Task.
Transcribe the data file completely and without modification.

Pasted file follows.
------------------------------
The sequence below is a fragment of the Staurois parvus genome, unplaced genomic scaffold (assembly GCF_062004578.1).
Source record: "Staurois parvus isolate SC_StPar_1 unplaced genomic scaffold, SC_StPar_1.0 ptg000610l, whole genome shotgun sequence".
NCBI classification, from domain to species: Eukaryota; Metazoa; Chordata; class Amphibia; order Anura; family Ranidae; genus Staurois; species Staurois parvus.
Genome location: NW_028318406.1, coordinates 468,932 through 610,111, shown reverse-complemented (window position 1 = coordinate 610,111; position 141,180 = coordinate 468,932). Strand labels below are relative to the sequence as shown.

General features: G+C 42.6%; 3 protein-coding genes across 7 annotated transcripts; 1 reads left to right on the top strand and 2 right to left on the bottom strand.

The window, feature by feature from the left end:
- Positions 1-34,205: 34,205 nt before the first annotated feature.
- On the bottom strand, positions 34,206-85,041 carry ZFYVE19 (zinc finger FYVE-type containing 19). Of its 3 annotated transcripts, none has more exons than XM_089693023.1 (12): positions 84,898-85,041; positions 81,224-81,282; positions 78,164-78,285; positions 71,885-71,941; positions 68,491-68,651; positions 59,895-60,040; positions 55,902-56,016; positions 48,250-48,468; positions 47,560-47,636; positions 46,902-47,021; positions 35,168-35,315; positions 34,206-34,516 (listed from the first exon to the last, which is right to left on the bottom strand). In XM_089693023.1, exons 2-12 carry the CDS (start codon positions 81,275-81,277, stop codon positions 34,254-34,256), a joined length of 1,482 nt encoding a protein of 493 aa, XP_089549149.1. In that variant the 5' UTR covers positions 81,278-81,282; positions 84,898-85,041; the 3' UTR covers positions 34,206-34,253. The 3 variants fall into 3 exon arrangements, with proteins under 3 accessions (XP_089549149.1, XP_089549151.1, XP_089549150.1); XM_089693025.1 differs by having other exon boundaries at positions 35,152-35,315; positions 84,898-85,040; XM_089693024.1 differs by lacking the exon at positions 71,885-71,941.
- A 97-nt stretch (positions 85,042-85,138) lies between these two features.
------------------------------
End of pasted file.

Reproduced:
The sequence below is a fragment of the Staurois parvus genome, unplaced genomic scaffold (assembly GCF_062004578.1).
Source record: "Staurois parvus isolate SC_StPar_1 unplaced genomic scaffold, SC_StPar_1.0 ptg000610l, whole genome shotgun sequence".
NCBI classification, from domain to species: Eukaryota; Metazoa; Chordata; class Amphibia; order Anura; family Ranidae; genus Staurois; species Staurois parvus.
Genome location: NW_028318406.1, coordinates 468,932 through 610,111, shown reverse-complemented (window position 1 = coordinate 610,111; position 141,180 = coordinate 468,932). Strand labels below are relative to the sequence as shown.

General features: G+C 42.6%; 3 protein-coding genes across 7 annotated transcripts; 1 reads left to right on the top strand and 2 right to left on the bottom strand.

The window, feature by feature from the left end:
- Positions 1-34,205: 34,205 nt before the first annotated feature.
- On the bottom strand, positions 34,206-85,041 carry ZFYVE19 (zinc finger FYVE-type containing 19). Of its 3 annotated transcripts, none has more exons than XM_089693023.1 (12): positions 84,898-85,041; positions 81,224-81,282; positions 78,164-78,285; positions 71,885-71,941; positions 68,491-68,651; positions 59,895-60,040; positions 55,902-56,016; positions 48,250-48,468; positions 47,560-47,636; positions 46,902-47,021; positions 35,168-35,315; positions 34,206-34,516 (listed from the first exon to the last, which is right to left on the bottom strand). In XM_089693023.1, exons 2-12 carry the CDS (start codon positions 81,275-81,277, stop codon positions 34,254-34,256), a joined length of 1,482 nt encoding a protein of 493 aa, XP_089549149.1. In that variant the 5' UTR covers positions 81,278-81,282; positions 84,898-85,041; the 3' UTR covers positions 34,206-34,253. The 3 variants fall into 3 exon arrangements, with proteins under 3 accessions (XP_089549149.1, XP_089549151.1, XP_089549150.1); XM_089693025.1 differs by having other exon boundaries at positions 35,152-35,315; positions 84,898-85,040; XM_089693024.1 differs by lacking the exon at positions 71,885-71,941.
- A 97-nt stretch (positions 85,042-85,138) lies between these two features.